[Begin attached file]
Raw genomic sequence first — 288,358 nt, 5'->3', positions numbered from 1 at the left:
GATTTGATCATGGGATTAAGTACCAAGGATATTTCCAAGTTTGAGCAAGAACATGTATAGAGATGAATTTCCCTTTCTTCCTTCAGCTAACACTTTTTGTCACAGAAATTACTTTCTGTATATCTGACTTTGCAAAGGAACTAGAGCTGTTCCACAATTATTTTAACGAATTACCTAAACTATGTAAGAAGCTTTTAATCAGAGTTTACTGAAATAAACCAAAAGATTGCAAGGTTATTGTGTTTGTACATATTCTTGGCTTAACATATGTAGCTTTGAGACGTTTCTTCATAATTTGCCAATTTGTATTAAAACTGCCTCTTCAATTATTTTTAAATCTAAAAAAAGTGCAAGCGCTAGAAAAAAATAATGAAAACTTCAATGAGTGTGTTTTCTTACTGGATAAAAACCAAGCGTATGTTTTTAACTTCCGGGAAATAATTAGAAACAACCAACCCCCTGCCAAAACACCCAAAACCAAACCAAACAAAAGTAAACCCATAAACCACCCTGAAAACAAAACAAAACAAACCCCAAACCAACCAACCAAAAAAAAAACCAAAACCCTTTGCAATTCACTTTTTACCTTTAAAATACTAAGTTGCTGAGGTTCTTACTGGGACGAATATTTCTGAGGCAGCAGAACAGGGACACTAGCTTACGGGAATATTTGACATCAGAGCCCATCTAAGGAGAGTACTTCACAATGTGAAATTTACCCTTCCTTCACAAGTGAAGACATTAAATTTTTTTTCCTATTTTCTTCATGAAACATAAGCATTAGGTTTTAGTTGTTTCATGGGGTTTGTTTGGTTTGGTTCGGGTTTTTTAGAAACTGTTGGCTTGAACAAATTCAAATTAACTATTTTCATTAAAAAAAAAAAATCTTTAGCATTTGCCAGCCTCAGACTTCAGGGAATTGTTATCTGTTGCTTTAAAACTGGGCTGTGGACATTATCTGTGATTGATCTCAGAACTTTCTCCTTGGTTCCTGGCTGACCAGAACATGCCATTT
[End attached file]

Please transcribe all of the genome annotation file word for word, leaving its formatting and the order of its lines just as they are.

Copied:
Raw genomic sequence first — 288,358 nt, 5'->3', positions numbered from 1 at the left:
GATTTGATCATGGGATTAAGTACCAAGGATATTTCCAAGTTTGAGCAAGAACATGTATAGAGATGAATTTCCCTTTCTTCCTTCAGCTAACACTTTTTGTCACAGAAATTACTTTCTGTATATCTGACTTTGCAAAGGAACTAGAGCTGTTCCACAATTATTTTAACGAATTACCTAAACTATGTAAGAAGCTTTTAATCAGAGTTTACTGAAATAAACCAAAAGATTGCAAGGTTATTGTGTTTGTACATATTCTTGGCTTAACATATGTAGCTTTGAGACGTTTCTTCATAATTTGCCAATTTGTATTAAAACTGCCTCTTCAATTATTTTTAAATCTAAAAAAAGTGCAAGCGCTAGAAAAAAATAATGAAAACTTCAATGAGTGTGTTTTCTTACTGGATAAAAACCAAGCGTATGTTTTTAACTTCCGGGAAATAATTAGAAACAACCAACCCCCTGCCAAAACACCCAAAACCAAACCAAACAAAAGTAAACCCATAAACCACCCTGAAAACAAAACAAAACAAACCCCAAACCAACCAACCAAAAAAAAAACCAAAACCCTTTGCAATTCACTTTTTACCTTTAAAATACTAAGTTGCTGAGGTTCTTACTGGGACGAATATTTCTGAGGCAGCAGAACAGGGACACTAGCTTACGGGAATATTTGACATCAGAGCCCATCTAAGGAGAGTACTTCACAATGTGAAATTTACCCTTCCTTCACAAGTGAAGACATTAAATTTTTTTTCCTATTTTCTTCATGAAACATAAGCATTAGGTTTTAGTTGTTTCATGGGGTTTGTTTGGTTTGGTTCGGGTTTTTTAGAAACTGTTGGCTTGAACAAATTCAAATTAACTATTTTCATTAAAAAAAAAAAATCTTTAGCATTTGCCAGCCTCAGACTTCAGGGAATTGTTATCTGTTGCTTTAAAACTGGGCTGTGGACATTATCTGTGATTGATCTCAGAACTTTCTCCTTGGTTCCTGGCTGACCAGAACATGCCATTT